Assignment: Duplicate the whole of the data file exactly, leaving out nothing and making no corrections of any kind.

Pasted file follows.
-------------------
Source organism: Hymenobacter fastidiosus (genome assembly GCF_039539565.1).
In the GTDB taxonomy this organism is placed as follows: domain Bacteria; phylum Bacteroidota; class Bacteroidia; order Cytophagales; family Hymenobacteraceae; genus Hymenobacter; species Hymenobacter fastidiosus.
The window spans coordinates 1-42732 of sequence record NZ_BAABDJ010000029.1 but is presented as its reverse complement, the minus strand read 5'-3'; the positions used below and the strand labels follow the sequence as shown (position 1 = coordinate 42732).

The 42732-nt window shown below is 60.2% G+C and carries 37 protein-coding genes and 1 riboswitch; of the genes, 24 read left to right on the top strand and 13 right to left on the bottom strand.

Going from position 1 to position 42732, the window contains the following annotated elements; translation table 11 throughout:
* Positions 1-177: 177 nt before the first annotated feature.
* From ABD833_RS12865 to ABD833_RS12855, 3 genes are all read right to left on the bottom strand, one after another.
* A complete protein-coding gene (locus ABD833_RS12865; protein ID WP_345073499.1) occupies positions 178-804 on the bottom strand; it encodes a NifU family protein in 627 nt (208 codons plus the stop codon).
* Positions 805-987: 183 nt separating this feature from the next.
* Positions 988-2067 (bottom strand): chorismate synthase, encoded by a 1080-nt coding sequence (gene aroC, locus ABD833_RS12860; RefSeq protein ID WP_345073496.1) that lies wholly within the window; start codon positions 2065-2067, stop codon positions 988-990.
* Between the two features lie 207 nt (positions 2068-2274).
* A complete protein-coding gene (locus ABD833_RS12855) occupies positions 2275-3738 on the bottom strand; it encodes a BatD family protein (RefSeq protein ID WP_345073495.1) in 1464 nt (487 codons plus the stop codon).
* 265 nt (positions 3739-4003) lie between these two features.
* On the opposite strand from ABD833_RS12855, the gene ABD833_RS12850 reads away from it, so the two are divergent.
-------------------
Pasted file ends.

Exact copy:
Source organism: Hymenobacter fastidiosus (genome assembly GCF_039539565.1).
In the GTDB taxonomy this organism is placed as follows: domain Bacteria; phylum Bacteroidota; class Bacteroidia; order Cytophagales; family Hymenobacteraceae; genus Hymenobacter; species Hymenobacter fastidiosus.
The window spans coordinates 1-42732 of sequence record NZ_BAABDJ010000029.1 but is presented as its reverse complement, the minus strand read 5'-3'; the positions used below and the strand labels follow the sequence as shown (position 1 = coordinate 42732).

The 42732-nt window shown below is 60.2% G+C and carries 37 protein-coding genes and 1 riboswitch; of the genes, 24 read left to right on the top strand and 13 right to left on the bottom strand.

Going from position 1 to position 42732, the window contains the following annotated elements; translation table 11 throughout:
* Positions 1-177: 177 nt before the first annotated feature.
* From ABD833_RS12865 to ABD833_RS12855, 3 genes are all read right to left on the bottom strand, one after another.
* A complete protein-coding gene (locus ABD833_RS12865; protein ID WP_345073499.1) occupies positions 178-804 on the bottom strand; it encodes a NifU family protein in 627 nt (208 codons plus the stop codon).
* Positions 805-987: 183 nt separating this feature from the next.
* Positions 988-2067 (bottom strand): chorismate synthase, encoded by a 1080-nt coding sequence (gene aroC, locus ABD833_RS12860; RefSeq protein ID WP_345073496.1) that lies wholly within the window; start codon positions 2065-2067, stop codon positions 988-990.
* Between the two features lie 207 nt (positions 2068-2274).
* A complete protein-coding gene (locus ABD833_RS12855) occupies positions 2275-3738 on the bottom strand; it encodes a BatD family protein (RefSeq protein ID WP_345073495.1) in 1464 nt (487 codons plus the stop codon).
* 265 nt (positions 3739-4003) lie between these two features.
* On the opposite strand from ABD833_RS12855, the gene ABD833_RS12850 reads away from it, so the two are divergent.